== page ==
Suicide Screening in Emergency Departments

November 08, 2013

News Type:  Weekly Spark Research

A pilot project on suicide screening found that a substantial proportion of people treated for medical issues in emergency departments (EDs) screened positive for risk factors for suicide. More than a third of the patients screened positive for depression. Seven and a half percent screened positive for suicidal ideation. Almost 13 percent reported that they had attempted suicide at some point in their lives. More than three percent of the patients who reported suicidal ideation within the past two weeks had attempted suicide at some point in their lives. The authors cite this finding as “perhaps the strongest argument to date for screening in EDs” since a combination of ideation with a prior attempt is a critical indicator of suicide risk which would have not been discovered if the patients had not been screened.

The authors pointed out that the population served by EDs includes a relatively high proportion of people at risk for suicide. This is especially true of EDs that serve a large number of people on Medicaid, since the Medicaid population has “psychiatric-related visits at twice the rate of the uninsured and almost eight times the rate of the privately insured.”  This research found that one screening question about depression could identify 85 percent of the patients experiencing suicidal ideation. Thus, the authors suggest that EDs represent an important strategic opportunity for identifying people at risk for suicide, as well as people suffering from related treatable conditions such as depression and suicidal ideation.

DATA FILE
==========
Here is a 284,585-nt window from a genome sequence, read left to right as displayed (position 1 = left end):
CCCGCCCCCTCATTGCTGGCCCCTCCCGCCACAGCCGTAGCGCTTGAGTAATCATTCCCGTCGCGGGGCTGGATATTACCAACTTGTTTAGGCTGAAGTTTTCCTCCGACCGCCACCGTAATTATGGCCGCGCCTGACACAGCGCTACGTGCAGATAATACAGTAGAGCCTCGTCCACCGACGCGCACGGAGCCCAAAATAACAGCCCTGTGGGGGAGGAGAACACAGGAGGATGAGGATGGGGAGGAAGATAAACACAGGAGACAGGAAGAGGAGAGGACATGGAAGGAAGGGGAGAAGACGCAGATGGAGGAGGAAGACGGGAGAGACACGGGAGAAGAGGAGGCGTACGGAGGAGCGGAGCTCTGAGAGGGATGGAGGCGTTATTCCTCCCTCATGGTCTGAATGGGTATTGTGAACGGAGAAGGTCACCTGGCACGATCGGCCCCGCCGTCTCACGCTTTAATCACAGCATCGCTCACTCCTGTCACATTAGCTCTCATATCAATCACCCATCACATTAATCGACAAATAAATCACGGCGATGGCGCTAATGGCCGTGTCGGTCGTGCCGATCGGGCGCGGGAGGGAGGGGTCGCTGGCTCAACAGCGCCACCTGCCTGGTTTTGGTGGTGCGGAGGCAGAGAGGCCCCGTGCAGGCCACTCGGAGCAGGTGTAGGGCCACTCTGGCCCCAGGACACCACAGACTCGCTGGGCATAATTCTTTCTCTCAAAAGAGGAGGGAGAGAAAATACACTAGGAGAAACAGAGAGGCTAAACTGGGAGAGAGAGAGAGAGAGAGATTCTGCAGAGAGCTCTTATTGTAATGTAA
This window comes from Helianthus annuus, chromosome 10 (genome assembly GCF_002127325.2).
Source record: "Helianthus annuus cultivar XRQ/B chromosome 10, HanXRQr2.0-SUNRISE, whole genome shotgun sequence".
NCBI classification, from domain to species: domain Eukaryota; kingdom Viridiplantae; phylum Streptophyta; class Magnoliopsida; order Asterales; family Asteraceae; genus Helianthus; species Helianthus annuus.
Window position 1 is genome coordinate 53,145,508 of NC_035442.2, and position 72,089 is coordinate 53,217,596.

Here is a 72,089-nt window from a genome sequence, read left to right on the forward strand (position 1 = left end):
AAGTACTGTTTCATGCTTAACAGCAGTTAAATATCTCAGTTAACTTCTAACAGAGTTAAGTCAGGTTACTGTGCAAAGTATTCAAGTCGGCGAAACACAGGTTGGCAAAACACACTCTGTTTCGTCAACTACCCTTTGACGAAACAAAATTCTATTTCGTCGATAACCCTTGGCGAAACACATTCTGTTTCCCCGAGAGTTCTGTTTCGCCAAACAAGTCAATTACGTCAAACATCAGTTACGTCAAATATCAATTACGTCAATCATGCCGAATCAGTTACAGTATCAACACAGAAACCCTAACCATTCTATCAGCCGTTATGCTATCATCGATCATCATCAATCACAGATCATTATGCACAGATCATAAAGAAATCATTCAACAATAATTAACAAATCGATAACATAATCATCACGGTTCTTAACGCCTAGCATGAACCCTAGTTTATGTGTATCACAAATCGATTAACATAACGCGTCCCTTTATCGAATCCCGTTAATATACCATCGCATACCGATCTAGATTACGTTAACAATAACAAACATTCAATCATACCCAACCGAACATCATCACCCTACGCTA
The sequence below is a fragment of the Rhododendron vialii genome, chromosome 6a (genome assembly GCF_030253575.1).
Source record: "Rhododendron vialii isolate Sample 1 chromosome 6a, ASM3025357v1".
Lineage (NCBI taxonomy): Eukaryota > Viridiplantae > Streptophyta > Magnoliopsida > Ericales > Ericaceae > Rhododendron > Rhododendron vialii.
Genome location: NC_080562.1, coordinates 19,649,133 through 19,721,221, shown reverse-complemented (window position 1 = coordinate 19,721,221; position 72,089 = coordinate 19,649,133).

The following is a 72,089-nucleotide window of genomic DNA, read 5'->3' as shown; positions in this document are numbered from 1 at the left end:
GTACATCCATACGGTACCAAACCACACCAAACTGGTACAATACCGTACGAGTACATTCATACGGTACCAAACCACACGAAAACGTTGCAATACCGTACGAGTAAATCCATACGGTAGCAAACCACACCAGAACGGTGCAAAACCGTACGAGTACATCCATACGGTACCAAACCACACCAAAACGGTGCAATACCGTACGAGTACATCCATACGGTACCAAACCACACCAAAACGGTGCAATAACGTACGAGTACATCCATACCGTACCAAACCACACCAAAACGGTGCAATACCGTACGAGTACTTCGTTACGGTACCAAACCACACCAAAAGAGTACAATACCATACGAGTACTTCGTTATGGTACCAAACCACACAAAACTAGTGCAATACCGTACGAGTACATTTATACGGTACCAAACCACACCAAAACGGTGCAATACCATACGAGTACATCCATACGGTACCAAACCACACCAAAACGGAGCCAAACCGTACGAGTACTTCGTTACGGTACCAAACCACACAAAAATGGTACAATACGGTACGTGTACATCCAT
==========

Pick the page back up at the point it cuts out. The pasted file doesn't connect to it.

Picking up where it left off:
Patients who were in the ED because of a mental health problem or who were intoxicated were excluded from the study, as were patients who were unconscious, in severe pain, or under the age of 18.

Allen, M. H., Abar, B. W., McCormick, M., Barnes, D. H., Haukoos, J., Garmel, G. M., & Boudreaux, E. D. (2013). Screening for suicidal ideation and attempts among emergency department medical patients: Instrument and results from the Psychiatric Emergency Research Collaboration. Suicide and Life-Threatening Behavior, 43(3), 313-323.

SPRC Commentary
This research illustrates the value of screening for suicide risk in emergency departments, particularly when the hospitals provide further risk assessment to patients who screen positive. For further discussion of screening in emergency departments, we recommend pages 33-36 of the Continuity of Care for Suicide Prevention and Research Report: Suicide Attempts and Suicide Deaths Subsequent to Discharge from an Emergency Department or an Inpatient Psychiatry Unit.